Lethal Air Pollution

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India must take effective measures to clean up the air to reduce mortality

A global study, titled the State of Global Air 2020, has found that more than 1.16 lakh infants in India died of complications linked to air pollution in the year 2019. The infants fell victim in the first month of their life as their mothers were exposed to outdoor and household particulate matter pollution, which led to them being born either low birth-weight or preterm birth. The study was conducted by the Health Effects Institute in collaboration with development banks, the US Environmental Protection Agency, the industry and non-government foundations. Across the world air pollution killed 4.76 lakh newborns in 2019, the study found. The biggest hotspots for infant deaths on account of air pollution were found in India and Sub-Saharan Africa. Nearly two-thirds of the deaths came from inhalation of noxious fumes from cooking fuels. Incidentally, Sub-Saharan Africa accounted for the death of 2.36 lakh infants (nearly half of total deaths). The study corroborates other findings that have established strong links between mothers’ exposures during pregnancy to air pollution to infant mortality.

The State of Global Air 2020 holds significance as it is the first-ever comprehensive analysis of air pollution’s global impact on newborns. The evidence is clear that air pollution has emerged as the largest risk factor for death. Though progress has been made in reducing household air pollution exposures, the levels of outdoor PM2.5 (particulate matter) remained stagnant or have increased. More than half of the deaths were associated with outdoor PM2.5 and others were linked to use of solid fuels such as charcoal, wood, and animal dung for cooking, which is still used in many Indian households. What is alarming is the finding that long-term exposure to outdoor and household air pollution contributed to over 16.7 lakh deaths annually particularly from stroke, heart attack, diabetes, lung cancer, chronic lung diseases, and neonatal diseases in India in 2019. That so many infants died due to air pollution despite the implementation of Pradhan Mantri Ujjwala Yojana Household LPG programme and other schemes aimed at reducing air pollution should be a matter of serious concern for the Modi government.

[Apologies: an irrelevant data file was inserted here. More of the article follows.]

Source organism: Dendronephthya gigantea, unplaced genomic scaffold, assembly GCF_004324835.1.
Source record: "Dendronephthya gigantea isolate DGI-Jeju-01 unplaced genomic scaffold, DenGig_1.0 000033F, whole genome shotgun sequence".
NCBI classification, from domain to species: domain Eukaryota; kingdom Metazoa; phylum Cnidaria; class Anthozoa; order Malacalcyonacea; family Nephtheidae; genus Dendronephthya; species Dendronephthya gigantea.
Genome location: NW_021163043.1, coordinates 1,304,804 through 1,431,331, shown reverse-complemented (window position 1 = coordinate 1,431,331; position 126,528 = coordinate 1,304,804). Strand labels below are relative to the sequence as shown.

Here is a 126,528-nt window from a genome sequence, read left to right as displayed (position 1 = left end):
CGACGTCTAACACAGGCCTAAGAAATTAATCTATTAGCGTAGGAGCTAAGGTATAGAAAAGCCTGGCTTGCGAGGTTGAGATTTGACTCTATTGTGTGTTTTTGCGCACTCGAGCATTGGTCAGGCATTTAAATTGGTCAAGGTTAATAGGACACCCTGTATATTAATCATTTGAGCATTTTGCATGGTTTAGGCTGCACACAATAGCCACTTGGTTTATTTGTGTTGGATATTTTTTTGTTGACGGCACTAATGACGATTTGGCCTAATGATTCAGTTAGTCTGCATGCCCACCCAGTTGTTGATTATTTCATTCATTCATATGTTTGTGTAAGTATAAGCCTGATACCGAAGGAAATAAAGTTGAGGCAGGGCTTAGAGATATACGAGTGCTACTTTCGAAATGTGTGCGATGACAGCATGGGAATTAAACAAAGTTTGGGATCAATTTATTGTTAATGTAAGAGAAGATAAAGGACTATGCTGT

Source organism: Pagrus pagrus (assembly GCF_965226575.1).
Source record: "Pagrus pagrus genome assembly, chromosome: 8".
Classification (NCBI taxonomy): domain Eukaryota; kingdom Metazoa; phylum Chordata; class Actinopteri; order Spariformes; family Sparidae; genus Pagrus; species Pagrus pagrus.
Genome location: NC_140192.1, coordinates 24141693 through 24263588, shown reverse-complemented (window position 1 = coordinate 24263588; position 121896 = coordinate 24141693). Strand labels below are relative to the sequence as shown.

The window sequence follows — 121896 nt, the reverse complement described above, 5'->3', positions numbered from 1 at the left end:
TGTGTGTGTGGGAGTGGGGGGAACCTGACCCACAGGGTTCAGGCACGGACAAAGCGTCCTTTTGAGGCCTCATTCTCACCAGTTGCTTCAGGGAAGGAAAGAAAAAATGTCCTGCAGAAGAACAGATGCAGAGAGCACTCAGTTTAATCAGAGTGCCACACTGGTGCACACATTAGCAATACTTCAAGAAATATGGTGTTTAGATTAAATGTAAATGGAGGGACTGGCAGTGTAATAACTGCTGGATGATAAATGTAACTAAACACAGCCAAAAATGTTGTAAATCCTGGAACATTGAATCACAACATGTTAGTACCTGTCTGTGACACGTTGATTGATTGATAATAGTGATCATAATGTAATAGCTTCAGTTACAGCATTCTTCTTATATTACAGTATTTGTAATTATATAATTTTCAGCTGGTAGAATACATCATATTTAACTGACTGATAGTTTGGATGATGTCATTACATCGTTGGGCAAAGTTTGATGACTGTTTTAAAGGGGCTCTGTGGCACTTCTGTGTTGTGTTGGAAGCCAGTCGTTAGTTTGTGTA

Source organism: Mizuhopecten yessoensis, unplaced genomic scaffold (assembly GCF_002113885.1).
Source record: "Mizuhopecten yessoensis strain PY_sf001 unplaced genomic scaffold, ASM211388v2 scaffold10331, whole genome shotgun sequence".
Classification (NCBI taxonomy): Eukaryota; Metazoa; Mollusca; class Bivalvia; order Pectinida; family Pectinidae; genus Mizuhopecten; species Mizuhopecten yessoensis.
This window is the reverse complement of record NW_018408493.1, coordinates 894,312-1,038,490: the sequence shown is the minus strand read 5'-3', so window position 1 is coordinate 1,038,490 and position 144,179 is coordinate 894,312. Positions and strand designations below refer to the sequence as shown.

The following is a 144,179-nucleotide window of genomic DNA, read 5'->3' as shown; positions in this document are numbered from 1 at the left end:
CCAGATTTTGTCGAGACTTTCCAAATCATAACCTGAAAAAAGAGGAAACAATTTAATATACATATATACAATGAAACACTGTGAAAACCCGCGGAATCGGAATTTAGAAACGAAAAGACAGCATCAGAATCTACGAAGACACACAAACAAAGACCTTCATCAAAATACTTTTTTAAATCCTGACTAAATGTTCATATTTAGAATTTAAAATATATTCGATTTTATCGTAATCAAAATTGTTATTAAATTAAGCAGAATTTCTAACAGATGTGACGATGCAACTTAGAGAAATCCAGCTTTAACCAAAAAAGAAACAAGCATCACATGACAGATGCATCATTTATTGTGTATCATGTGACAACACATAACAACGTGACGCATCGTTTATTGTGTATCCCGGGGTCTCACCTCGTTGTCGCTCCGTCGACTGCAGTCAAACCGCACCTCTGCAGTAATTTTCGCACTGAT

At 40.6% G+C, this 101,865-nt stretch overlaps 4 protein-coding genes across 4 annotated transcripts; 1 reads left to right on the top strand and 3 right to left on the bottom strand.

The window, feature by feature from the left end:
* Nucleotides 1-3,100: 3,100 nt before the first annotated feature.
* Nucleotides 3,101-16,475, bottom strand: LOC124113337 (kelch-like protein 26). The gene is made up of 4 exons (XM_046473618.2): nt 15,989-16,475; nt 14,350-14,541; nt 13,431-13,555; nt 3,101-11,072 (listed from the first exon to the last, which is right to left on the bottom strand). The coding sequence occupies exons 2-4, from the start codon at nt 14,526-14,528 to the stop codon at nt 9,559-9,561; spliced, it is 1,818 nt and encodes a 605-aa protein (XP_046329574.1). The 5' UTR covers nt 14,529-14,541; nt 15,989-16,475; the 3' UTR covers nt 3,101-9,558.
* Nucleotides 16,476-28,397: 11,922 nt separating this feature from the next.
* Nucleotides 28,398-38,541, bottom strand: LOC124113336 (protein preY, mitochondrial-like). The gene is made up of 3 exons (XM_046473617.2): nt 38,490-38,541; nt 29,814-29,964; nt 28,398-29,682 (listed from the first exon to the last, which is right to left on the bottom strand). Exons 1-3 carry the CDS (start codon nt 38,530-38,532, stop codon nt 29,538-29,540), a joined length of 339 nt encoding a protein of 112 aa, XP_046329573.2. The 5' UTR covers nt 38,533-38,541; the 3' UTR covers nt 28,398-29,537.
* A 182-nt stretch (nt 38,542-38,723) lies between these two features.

An earlier study conducted by the World Health Organisation had found that around 93% of the world’s children under the age of 15 years breathe air daily that is so polluted that it puts their health and development at serious risk. The WHO estimated that in 2016, around 6 lakh children died from acute lower respiratory infections caused by polluted air. When pregnant women were exposed to polluted air, they were more likely to give birth prematurely, and have small, low birth-weight children. Air pollution also impacted neurodevelopment and cognitive ability and could trigger asthma and childhood cancer. Children exposed to high levels of air pollution might be at greater risk for chronic diseases such as cardiovascular disease later in life. The WHO study had found that children living at the ground level were particularly vulnerable to the effects of air pollution because they breathe more rapidly than the adults and hence absorb more pollutants. 

Given the grim situation revealed by the studies, it is absolutely necessary that the health ministries of the central government as well as state governments take steps in coordination to keep air pollution under control. Although air pollution in Goa is not as bad as in some other parts of the country, the problems exist in the mining areas and the port town of Vasco and along the routes on which ore and coal is transported with hundreds of cases linked to air pollution having been reported. The latest study has said that although there were no full links between air pollution and COVID-19, there was clear evidence linking air pollution to increased incidence of heart and lung diseases, causing a growing concern. Vasco and surrounding areas have reported the highest numbers of COVID-19 deaths in the state. The State of Global Air 2020 study has pointed out that air pollution led to 67 lakh deaths in the world, making it the fourth leading cause of death behind high blood pressure, tobacco use, and dietary risks. India must take comprehensive and effective measures to reduce air pollution.